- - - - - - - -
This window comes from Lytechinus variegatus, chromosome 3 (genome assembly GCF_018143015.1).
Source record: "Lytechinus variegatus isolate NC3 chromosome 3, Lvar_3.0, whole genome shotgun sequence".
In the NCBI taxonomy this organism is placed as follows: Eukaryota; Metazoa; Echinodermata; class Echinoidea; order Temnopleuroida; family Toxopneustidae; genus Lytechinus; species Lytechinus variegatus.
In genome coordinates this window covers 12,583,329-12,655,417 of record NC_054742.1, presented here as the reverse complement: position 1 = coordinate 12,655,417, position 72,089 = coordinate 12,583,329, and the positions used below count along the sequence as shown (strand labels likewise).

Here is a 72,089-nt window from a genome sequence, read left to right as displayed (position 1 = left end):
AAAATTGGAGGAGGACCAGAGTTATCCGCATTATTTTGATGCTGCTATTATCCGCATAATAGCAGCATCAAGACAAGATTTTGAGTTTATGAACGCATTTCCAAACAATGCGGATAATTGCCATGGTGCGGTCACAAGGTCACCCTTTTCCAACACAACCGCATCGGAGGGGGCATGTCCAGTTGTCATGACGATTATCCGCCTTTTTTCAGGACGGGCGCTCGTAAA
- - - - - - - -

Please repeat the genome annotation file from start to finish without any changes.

This window comes from Lytechinus variegatus, chromosome 3 (genome assembly GCF_018143015.1).
Source record: "Lytechinus variegatus isolate NC3 chromosome 3, Lvar_3.0, whole genome shotgun sequence".
In the NCBI taxonomy this organism is placed as follows: Eukaryota; Metazoa; Echinodermata; class Echinoidea; order Temnopleuroida; family Toxopneustidae; genus Lytechinus; species Lytechinus variegatus.
In genome coordinates this window covers 12,583,329-12,655,417 of record NC_054742.1, presented here as the reverse complement: position 1 = coordinate 12,655,417, position 72,089 = coordinate 12,583,329, and the positions used below count along the sequence as shown (strand labels likewise).

Here is a 72,089-nt window from a genome sequence, read left to right as displayed (position 1 = left end):
AAAATTGGAGGAGGACCAGAGTTATCCGCATTATTTTGATGCTGCTATTATCCGCATAATAGCAGCATCAAGACAAGATTTTGAGTTTATGAACGCATTTCCAAACAATGCGGATAATTGCCATGGTGCGGTCACAAGGTCACCCTTTTCCAACACAACCGCATCGGAGGGGGCATGTCCAGTTGTCATGACGATTATCCGCCTTTTTTCAGGACGGGCGCTCGTAAA